Dor Beetle

Dor Beetle Facts
Size 0.6-1 in (16-25 mm)
Speed Unknown
Weight Unknown
Lifespan 2-3 years
Food Dung
Predators Birds, snakes
Habitat Europe, North Africa
Order Beetles
Suborder Polyphaga
Family Geotrupidae
Scientific name Geotrupes stercorarius
Characteristics Dot-shaped indentations at the sides
The Dor Beetle

There are about 150 species of dung beetles, 59 of them are living in Europe. They prefer forests, fields and steppes, are diurnal and nocturnal and can fly. Yet, the little chubby chaps are moving about rather clumsily.

The One That Cleans Out

The scientific term for the common dor beetle is Geotrupes stercorarius. Geotrupes stands for „earth driller“ (Geo = earth; trupes = drill). Stercorarius indicates „the one that cleans out“.

Dor Beetle Dor Beetle - Photo: Gucio_55/Shutterstock

Dor Beetles Love to Eat ...

... what we want to get rid of as quickly as possible: feces. Dung (feces from herbivores), to put it more exactly.

In most cases it is not completely digested and, in addition to grass eaten by horses, cows, rabbits, etc., contains a liquid with the little organisms the beetles like so much.

The common dor beetle particularly appreciates cow and horse dung. It mostly spends its evenings flying about in the proximity of those animals and waiting for some food to “fall down”. Some dor beetles also feed on fungi or humus.

Time is Dung

Dor beetles only like fresh dung, because the “delicious” liquid goes dry after some time and makes older dung useless for them.

Dor Beetles Take Care

In contrast to mammals, insects are not particularly known for taking care of their offspring. Dor beetles are among the few exceptions. Male and female beetles even stay together to ensure that their kids have a good start into life.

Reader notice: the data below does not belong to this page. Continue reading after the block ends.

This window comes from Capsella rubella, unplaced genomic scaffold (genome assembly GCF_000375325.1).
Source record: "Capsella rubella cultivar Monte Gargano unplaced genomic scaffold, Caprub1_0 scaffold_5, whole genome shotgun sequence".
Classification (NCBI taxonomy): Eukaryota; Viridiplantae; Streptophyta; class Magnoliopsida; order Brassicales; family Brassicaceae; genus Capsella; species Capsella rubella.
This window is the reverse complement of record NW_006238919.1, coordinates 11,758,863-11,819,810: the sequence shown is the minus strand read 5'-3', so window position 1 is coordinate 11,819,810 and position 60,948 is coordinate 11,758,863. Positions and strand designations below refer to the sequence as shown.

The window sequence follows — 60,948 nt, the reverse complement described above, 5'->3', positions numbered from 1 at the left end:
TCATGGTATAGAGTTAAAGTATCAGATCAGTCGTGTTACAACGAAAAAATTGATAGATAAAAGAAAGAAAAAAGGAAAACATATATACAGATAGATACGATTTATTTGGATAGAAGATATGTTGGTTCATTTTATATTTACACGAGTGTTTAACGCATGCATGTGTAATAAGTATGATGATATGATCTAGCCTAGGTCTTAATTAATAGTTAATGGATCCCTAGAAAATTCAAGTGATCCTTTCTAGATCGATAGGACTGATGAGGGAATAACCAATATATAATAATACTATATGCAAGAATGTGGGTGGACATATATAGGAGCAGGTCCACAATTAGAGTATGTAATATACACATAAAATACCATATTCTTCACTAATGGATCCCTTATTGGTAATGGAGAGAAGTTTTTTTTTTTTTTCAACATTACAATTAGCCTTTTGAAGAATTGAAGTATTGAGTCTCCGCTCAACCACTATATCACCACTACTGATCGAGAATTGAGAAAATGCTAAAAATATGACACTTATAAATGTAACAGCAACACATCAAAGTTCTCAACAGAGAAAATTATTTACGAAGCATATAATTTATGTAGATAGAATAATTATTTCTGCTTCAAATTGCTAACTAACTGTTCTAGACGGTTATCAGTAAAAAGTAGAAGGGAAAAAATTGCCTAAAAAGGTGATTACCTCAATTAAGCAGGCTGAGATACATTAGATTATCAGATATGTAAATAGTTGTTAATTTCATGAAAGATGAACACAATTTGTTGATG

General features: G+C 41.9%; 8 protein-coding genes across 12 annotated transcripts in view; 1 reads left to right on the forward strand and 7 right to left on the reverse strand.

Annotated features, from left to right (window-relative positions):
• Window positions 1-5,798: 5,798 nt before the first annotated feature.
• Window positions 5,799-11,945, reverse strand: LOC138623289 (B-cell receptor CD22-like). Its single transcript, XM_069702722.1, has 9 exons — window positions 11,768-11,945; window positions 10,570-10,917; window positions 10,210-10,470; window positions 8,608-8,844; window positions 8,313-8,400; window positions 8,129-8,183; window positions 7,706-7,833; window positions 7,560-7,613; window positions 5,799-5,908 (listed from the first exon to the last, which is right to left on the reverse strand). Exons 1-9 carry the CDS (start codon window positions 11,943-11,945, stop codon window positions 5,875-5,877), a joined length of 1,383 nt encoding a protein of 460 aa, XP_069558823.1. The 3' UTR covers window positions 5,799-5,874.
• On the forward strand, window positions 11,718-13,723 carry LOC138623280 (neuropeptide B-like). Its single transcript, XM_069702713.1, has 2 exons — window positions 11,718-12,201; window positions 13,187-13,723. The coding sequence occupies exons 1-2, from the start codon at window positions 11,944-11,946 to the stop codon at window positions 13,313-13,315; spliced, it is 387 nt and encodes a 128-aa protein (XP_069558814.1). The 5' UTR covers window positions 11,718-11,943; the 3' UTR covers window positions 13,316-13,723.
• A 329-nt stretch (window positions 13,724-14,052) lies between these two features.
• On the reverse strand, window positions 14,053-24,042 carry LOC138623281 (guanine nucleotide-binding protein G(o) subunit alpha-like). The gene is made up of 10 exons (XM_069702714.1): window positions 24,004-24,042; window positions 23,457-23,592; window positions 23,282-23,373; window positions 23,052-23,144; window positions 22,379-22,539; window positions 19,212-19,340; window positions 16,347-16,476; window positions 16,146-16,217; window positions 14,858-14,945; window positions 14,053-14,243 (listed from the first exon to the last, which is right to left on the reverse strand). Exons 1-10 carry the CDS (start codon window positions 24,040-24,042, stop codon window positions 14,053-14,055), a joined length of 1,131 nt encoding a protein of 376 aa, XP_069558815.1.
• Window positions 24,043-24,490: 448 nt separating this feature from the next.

Dor Beetle Dor Beetle - Photo: Andrew Buckin/Shutterstock

The Dor Beetle Nursery

Dor beetle males and females mate in spring and then dig burrows with tunnels and chambers into the ground.

When everything is ready and the chambers are filled with dung balls (yummy!), the female beetle lays one egg in the chamber before it is filled with even more dung and sealed with clay afterwards.

After one year, the little larvae are fully grown and pupate. By the way: Because the dor beetles store the dung underground, they provide the soil with nutrients and thus help to make it more fertile.

Dor Beetles Love Teamwork

Males and females form excellent teams: While the female beetle is mostly responsible for digging tunnels underground and preparing everything for the deposition of eggs, the male has to transport the earth out of the burrow. Excellent division of work!

Dor Beetle Dor Beetle - Photo: LuciaP/Shutterstock

Taxiiii! Dor Beetles and Their Little “Side Job”

In English-speaking regions the dor beetle is also called the “lousy watchman”. Small goldish yellow mites often cling to its underparts like stowaways.

Scientists have several theories about this: Some think the mites are parasites feeding on the beetle’s body fluids. Others reckon that the mites use the dor beetle as a taxi to move from dry feces to new and fresh feces.

Dor Beetle Dor Beetle - Photo: MeisterS/Shutterstock

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